MORGANTOWN, W.Va. — Shortly after West Virginia University parted ways with former director of athletics Shane Lyons, the school’s interim AD tried to put things in perspective.

“No one has any position forever,” Rob Alsop said, indicating that people and organizations go through cycles, and that no one is immune to change.

When those cycles bring about change, Alsop said, it’s important for newcomers to both appreciate the work done before them, and find new ways to improve.

“We have a strong tradition in the WVU athletic department, and Shane certainly built on that,” Alsop said. “He is a good friend, a great man and he was a good leader for our athletics department.”

When WVU pinpoints a man or woman to succeed Lyons, who served as AD at his alma mater for eight years, that person will inherit a department whose foundation has been strengthened by vast improvements to its athletic facilities.

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That was one of Lyons’ primary goals: bolstering those on-campus facilities, some of which date back to the 1970s, and enhancing the gameday experience for fans.

“These facilities are important,” Lyons said at a 2018 press conference to reveal WVU’s “Climbing Higher” campaign. “We want to take what we have and reinvest to our student-athletes for them to have first-class facilities to be able to compete and train at the highest levels.”

He, and others, felt it was a necessity for West Virginia athletics programs to compete on a national scale. As the nationwide facilities upgrades race burned, Lyons kept West Virginia in stride with some of the NCAA’s most well-equipped athletic departments.

During his tenure as director of athletics, Lyons oversaw numerous improvements across the WVU sports landscape. Some are obvious, even to fans who only closely follow revenue sports like football and men’s basketball:

  • Various improvements at the WVU Coliseum, including new seats, a new video board, upgrades throughout the concourse, and the recently opened Club 35 behind one of the baskets.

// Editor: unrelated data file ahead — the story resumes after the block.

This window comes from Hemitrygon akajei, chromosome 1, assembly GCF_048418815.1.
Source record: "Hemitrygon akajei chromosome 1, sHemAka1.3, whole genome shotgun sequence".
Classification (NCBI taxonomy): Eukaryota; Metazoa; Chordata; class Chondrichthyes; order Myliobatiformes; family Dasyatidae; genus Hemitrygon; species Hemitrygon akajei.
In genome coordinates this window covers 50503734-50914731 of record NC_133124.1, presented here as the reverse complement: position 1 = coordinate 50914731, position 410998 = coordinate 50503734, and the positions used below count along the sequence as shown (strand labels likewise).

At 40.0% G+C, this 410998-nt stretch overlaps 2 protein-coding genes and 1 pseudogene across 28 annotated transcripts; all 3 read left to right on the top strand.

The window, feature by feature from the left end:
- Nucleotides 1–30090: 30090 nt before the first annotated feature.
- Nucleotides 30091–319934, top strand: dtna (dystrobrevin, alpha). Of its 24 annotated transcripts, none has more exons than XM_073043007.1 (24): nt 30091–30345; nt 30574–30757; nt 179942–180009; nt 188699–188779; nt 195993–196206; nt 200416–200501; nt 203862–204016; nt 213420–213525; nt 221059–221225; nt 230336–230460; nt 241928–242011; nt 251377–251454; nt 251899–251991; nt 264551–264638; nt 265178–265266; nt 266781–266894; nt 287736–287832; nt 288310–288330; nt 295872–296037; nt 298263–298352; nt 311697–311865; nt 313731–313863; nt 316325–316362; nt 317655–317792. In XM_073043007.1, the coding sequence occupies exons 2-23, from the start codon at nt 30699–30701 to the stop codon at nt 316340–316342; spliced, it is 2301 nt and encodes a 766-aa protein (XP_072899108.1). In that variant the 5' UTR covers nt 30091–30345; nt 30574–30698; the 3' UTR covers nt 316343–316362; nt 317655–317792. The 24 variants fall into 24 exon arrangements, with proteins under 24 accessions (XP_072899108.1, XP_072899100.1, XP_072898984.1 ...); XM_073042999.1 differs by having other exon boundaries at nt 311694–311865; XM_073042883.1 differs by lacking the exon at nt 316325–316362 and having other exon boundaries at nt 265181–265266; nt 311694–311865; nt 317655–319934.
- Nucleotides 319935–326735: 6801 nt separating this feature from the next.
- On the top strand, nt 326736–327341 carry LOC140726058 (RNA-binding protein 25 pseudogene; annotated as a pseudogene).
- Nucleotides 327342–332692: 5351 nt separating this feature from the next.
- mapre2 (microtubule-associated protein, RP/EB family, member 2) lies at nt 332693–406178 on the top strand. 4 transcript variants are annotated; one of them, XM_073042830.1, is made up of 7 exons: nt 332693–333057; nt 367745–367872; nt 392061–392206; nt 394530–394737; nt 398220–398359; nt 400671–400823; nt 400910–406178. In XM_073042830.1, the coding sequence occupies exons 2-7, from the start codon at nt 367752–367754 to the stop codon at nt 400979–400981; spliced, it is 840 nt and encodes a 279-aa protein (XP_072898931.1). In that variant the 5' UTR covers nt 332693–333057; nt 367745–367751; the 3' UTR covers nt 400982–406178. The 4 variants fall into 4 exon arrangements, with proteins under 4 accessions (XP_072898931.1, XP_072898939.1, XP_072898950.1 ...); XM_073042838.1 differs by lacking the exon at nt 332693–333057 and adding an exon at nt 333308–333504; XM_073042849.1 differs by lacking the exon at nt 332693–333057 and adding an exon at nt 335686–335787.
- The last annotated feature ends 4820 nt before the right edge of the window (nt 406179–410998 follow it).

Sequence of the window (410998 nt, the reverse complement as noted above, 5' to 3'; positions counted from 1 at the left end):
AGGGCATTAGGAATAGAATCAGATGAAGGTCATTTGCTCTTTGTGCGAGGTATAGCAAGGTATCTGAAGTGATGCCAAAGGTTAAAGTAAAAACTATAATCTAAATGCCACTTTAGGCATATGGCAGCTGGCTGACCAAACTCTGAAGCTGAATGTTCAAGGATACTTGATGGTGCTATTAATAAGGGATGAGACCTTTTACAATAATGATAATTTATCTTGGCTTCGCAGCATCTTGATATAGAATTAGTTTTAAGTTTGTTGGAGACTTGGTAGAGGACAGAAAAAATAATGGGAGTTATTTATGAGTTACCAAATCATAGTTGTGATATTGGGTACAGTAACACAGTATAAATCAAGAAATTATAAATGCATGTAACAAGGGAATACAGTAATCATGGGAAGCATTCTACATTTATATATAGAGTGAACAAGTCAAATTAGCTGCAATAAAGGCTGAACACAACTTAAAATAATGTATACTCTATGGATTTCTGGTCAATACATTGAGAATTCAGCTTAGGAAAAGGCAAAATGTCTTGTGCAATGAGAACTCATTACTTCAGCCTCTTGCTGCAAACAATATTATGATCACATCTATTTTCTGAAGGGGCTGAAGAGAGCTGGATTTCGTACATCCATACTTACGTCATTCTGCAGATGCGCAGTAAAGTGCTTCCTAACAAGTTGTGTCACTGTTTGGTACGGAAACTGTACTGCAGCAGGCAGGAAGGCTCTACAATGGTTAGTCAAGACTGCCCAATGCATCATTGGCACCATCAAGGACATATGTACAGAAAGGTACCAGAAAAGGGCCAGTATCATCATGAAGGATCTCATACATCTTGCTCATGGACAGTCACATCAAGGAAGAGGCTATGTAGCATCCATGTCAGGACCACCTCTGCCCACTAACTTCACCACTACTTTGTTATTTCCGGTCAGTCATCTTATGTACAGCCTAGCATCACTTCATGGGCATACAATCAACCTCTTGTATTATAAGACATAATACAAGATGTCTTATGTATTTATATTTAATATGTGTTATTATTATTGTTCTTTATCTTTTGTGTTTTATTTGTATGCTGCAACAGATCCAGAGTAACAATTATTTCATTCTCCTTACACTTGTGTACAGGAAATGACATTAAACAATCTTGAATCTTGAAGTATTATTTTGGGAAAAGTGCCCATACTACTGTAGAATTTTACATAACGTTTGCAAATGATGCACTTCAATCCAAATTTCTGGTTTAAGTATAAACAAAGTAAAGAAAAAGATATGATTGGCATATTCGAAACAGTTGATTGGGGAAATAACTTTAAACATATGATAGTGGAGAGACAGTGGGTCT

• A pair of larger, new video boards at Milan Puskar Stadium, as well as improvements to various parts of the concourse.

Lyons also oversaw the completion of Monongalia County Ballpark, a project that was started by his predecessor, Oliver Luck. That facility replaced the outdated Hawley Field, and has already been an NCAA Regional Tournament site.

Wagener Field at Monongalia County Ballpark (Courtesy: WVU Athletics)

But beyond those gameday venues, Lyons guided WVU through various other facility upgrades that impact the student-athlete experience on a daily basis, including:

  • $55 Million renovation to the Puskar Center, home of the WVU football team. The improvements have been universally well-received by players and coaches.
  • $45 Million Aquatics Center and Track Complex at Mylan Park in Morgantown. These facilities have become a new home for WVU track & field and swimming & diving. The new aquatics center has already hosted multiple championship-level events at the high school, collegiate, and professional levels of competition.
  • $10 Million upgrades for new Athletic Performance Center for Olympic sports teams, such as track & field and rifle. This project increased the building’s training capacity by nearly 2,000 square feet and is a training site for all athletes who don’t play football, basketball, or baseball.

“You get into this business because of student-athletes, and again, we have very high-level performing student-athletes, and how could we make them better? This was part of that formula to say what access do they have to an elite facility,” Lyons said when introducing the Athletic Performance Center in April. “So, through time and through vision, it became paramount to saying we needed to get this done for our Olympic sport athletes.”

Lyons also gained the respect of his collegiate in athletics at the national level. The former deputy athletic director at Alabama has served as the chair of the Division I Council and as a member of the Division I Football Oversight Committee since 2018.

In those positions, he played an integral role in the preservation of the 2020 college football season amid the COVID-19 pandemic. For his efforts, he was recognized as the Athletics Director of the Year in 2021 by the National Association of Collegiate Athletic Directors.

WVU parted ways with Lyons on Monday. A national search for his replacement is underway, and is expected to conclude sometime in the next three to four weeks.